SM: I almost didn’t go back.  

CD: Total fish out of water! I had no idea what I was doing, what went where, or why I thought this was a good idea! But as the class went on, I began to focus on what I was trying to do, and I realized that this was for me, both mentally and physically. I had a great instructor, and she helped me forget about whether I was doing it well and just focus on trying to get it right, and just live in the moment. By the end of the hour, I was hooked!

JB: I really can't speak to my first class...I don't really remember too much. My first realization that yoga was beneficial is another matter - after i started doing  yoga when my wife became an instructor I ran a half marathon and didn't have the usual soreness I've always experienced after runs of that length. The only thing that changed was my doing yoga...so I made the connection between the two.

What is your favorite yoga pose?

BP: Svasana. It forces me to relax and let everything in my mind disappear. And Warrior II.

SM: Pigeon. It helps with the issues I have in my hips

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CD: Tree.

JB: Svasana! Second favorite...Fish. I took a SUP class in Costa Rica, and we did Fish pose on the board. As I looked behind me I saw the ocean, an island, blue skies with the brightest white clouds. When i do that pose, I always close my eyes and see that scene in my mind's eye.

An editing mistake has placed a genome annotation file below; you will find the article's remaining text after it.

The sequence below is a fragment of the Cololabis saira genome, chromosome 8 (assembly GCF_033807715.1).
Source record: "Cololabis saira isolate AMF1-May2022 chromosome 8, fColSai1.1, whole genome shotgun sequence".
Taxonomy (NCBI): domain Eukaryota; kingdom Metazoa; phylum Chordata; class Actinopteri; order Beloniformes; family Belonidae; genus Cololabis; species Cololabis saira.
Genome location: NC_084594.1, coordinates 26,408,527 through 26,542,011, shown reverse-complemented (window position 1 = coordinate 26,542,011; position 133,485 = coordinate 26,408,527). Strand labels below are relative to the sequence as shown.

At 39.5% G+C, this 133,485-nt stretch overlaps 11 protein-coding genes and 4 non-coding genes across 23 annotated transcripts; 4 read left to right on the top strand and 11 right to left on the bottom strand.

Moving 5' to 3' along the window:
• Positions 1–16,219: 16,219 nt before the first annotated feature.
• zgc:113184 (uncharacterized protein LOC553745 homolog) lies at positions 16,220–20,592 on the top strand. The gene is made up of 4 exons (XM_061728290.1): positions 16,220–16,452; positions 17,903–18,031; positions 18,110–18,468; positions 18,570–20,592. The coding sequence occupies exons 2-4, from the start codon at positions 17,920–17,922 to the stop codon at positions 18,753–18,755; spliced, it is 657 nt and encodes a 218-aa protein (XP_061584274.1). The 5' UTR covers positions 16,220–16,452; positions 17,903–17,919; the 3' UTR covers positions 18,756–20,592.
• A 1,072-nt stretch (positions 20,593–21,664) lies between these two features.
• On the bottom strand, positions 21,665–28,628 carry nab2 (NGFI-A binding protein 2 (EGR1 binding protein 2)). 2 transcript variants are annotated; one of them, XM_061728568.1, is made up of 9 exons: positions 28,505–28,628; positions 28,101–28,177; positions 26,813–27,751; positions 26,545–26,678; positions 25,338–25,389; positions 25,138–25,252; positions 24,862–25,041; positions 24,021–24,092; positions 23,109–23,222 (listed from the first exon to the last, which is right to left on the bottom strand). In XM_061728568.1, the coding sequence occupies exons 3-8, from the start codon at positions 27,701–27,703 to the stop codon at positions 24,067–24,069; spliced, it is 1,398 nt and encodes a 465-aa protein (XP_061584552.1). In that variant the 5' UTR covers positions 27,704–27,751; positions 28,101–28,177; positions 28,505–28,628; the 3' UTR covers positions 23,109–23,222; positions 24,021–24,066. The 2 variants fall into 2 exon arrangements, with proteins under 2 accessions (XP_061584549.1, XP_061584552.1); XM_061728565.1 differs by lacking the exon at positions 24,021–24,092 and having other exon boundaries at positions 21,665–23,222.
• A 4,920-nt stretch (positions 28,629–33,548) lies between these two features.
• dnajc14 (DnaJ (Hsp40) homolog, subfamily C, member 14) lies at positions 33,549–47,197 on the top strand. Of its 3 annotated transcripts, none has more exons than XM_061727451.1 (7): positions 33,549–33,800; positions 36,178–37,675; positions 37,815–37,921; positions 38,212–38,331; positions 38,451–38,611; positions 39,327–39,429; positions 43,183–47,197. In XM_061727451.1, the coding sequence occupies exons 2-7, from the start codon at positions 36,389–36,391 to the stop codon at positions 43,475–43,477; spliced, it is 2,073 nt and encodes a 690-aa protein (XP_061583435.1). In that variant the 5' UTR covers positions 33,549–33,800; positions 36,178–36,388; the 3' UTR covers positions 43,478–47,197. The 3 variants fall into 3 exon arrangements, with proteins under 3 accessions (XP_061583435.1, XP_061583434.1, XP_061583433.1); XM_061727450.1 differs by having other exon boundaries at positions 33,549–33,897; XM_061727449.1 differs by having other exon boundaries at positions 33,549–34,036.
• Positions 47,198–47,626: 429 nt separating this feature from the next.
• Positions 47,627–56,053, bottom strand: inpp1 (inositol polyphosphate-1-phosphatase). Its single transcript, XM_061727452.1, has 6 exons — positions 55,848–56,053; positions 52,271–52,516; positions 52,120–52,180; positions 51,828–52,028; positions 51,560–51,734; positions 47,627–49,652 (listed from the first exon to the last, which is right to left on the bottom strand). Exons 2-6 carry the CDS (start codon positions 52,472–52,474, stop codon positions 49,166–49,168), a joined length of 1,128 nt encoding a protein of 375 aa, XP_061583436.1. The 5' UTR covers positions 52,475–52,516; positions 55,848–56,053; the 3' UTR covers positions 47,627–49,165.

How has yoga enhanced your life off the mat?

BP: It’s made me a calmer person. I’ve made new friends, and the improved balance and flexibility has helped my golf game.

SM: I have been able to maintain an overall healthy and active lifestyle despite health concerns and joint issues - it has been a wonderful management tool.

CD:  I can be laid-back at times, but as someone who has competed in sports my entire life, I tend to be very intense in a competitive situation. Yoga has assisted in my ability to focus, to block out distractions and to remain calm in a stressful situation.